Review: Class (Traverse Theatre, Edinburgh Fringe)
Iseult Golden and David Horan's socially-conscious play takes place at a parents-teacher meeting in a classroom
School sticks with you – perhaps for life. Returning to their old classroom for a meeting with their son's primary school teacher, two parents revert to old ways in Iseult Golden and David Horan's socially-conscious play. Brian scuffs his heels and scribbles on the blackboard. Donna, squeezed onto a child-sized chair, raises her hand to ask a question.
Education shapes us – and not just with knowledge. As the genial Mr McCafferty presses home to the pair, "We learn, at an early age, how to interact with people". It is, he adds, very hard to unlearn and Class looks at the ways an education system that professes to want the best for every pupil inadvertently instills class divisions and, as Kat Woods' Killymuck also argues, entrenches social immobility.
Taxi driver Brian and his recent ex Donna have been called in to discuss their nine year-old son Jayden's educational needs after a standard test suggested low literacy levels. Mr McCafferty wants their permission to bring in an education psychologist to better understand his "learning differences".
He's a good teacher – the kids' favourite – who routinely goes the extra mile, but the meeting grows increasingly fractious as parents' frustrations and teacher's prejudices seep to the surface.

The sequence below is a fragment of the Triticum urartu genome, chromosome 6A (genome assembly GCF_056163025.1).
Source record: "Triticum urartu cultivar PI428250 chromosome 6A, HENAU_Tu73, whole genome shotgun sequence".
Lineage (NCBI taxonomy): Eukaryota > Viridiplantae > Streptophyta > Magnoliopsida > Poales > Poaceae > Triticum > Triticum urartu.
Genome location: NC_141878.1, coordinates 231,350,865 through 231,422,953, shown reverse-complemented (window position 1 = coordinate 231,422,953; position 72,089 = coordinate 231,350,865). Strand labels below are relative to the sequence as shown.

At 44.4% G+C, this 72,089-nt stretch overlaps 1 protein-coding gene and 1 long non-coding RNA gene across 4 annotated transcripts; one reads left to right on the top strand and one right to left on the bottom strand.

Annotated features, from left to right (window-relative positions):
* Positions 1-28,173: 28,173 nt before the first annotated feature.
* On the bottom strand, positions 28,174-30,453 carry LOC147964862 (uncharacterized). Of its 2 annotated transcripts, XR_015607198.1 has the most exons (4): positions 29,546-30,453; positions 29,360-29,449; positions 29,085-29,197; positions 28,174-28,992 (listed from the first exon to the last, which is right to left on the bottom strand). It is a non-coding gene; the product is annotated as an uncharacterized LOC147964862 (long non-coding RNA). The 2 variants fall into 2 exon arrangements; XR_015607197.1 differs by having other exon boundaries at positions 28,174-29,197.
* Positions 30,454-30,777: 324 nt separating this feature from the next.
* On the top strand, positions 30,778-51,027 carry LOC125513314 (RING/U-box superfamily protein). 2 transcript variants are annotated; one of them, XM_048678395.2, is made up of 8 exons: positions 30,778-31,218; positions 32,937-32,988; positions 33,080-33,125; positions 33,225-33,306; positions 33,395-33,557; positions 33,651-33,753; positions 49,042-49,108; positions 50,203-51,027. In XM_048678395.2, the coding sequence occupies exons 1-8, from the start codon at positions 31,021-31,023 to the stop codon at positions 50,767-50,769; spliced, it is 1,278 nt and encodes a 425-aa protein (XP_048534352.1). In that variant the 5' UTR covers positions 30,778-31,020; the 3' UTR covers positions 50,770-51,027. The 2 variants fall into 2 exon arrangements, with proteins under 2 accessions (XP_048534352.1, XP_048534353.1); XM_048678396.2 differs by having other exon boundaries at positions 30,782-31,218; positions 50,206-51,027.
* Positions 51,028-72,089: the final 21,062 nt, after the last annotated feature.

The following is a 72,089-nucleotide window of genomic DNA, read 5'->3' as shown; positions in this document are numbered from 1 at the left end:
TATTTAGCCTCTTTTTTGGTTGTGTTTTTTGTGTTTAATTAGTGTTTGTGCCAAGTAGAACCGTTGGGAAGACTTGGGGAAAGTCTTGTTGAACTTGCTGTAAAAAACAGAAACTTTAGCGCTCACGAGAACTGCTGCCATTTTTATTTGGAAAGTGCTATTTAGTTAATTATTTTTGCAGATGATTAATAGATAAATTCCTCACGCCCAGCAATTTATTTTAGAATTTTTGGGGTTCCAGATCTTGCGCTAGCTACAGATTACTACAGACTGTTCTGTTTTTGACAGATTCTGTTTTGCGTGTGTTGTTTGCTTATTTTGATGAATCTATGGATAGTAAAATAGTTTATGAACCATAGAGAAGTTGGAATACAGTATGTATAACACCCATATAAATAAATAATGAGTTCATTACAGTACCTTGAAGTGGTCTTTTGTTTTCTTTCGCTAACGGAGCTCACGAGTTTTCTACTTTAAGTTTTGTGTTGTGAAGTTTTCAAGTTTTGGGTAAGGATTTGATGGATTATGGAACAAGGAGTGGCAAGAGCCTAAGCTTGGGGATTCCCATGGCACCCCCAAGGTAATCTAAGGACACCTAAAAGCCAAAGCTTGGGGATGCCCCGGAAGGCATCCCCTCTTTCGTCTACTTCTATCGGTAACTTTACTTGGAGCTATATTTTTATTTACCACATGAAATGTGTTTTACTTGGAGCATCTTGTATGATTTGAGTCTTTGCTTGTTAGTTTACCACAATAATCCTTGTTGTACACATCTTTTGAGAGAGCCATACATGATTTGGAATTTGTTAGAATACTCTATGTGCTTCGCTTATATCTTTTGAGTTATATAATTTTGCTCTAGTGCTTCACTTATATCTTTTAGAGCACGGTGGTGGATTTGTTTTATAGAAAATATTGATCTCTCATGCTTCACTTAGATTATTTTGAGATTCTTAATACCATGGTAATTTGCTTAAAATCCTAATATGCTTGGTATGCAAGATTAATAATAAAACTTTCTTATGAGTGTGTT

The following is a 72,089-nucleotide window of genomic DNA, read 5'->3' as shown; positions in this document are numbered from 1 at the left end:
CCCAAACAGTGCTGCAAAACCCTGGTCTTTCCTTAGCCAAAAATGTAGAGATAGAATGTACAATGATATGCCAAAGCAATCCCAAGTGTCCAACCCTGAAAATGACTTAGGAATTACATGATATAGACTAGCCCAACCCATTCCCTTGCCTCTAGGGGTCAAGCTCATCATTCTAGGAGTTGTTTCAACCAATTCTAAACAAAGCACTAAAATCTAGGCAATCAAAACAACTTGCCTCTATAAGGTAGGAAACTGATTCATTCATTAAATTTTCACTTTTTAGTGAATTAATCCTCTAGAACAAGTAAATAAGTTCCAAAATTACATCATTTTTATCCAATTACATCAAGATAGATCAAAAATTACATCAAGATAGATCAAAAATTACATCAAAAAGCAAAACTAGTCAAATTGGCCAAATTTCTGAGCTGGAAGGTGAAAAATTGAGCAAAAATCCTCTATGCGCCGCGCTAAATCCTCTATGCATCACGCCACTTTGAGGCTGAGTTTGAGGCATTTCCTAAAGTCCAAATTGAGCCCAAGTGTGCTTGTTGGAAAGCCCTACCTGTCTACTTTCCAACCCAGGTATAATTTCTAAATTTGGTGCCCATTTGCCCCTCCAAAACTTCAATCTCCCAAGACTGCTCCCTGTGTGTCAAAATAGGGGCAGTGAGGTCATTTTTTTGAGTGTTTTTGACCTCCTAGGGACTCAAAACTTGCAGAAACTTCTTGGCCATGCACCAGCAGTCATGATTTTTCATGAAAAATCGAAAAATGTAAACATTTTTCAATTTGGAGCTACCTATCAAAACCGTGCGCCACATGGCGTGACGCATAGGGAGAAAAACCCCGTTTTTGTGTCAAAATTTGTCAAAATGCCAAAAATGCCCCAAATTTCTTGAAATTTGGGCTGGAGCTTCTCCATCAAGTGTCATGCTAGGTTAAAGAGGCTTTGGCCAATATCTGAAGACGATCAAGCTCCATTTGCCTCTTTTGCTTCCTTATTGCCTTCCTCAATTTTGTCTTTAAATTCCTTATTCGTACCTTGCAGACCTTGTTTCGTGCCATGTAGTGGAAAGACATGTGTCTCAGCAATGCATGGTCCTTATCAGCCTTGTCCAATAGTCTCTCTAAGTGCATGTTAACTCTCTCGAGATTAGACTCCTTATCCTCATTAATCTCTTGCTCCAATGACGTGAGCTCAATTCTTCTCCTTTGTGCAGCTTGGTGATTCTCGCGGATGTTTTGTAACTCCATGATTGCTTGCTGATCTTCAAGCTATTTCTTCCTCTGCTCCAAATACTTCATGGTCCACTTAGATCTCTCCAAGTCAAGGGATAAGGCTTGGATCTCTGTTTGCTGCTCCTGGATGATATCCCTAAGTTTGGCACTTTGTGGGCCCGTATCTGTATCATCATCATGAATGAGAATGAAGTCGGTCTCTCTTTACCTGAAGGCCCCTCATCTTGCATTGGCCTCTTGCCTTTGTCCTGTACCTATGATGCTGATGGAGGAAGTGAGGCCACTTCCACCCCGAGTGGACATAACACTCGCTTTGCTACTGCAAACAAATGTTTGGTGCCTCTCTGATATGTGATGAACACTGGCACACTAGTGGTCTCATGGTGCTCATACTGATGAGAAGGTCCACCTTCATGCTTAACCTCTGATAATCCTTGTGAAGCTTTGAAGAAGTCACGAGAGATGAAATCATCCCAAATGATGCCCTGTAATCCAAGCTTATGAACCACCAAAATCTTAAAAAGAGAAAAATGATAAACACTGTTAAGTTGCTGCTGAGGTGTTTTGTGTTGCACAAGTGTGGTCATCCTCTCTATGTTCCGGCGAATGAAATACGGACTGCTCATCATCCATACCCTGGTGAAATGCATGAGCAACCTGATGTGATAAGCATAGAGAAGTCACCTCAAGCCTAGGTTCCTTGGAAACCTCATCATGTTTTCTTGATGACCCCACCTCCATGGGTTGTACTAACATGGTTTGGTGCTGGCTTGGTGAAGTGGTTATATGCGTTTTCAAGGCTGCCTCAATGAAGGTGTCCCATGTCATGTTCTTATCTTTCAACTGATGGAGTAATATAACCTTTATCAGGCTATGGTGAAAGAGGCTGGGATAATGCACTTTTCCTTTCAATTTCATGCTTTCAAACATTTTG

Class is, in essence, a play that kicks against an exclusionary establishment in miniature: the school a microcosm of a middle-class order. Will O'Connell's well-meaning teacher not only controls the language of their meeting, often sticking to an approved educational script of "disparities" and "percentiles" that shut Brian and Donna out, he also has both the means and the manners to talk himself out of legal and professional trouble in a way they simply don't.
Thematically tidy and careful with its incremental dramas, Class is nonetheless rather contrived – a problem exacerbated by cutting between parent-teacher meeting and post-school homework club that sees adults playing kids. Yet, Golden and Horan make you care for their characters: all three adults doing their best. As Brian, Stephen Jones counts his breaths in the corner, trying to unpick aggressive tendencies with anger management techniques, while Sarah Morris shows how hard Donna tries to resist her ex's boisterous, playground charm as she tries to move on. It goes to show we never stop learning – or re-learning – despite a system that aims at equality and instils exclusivity.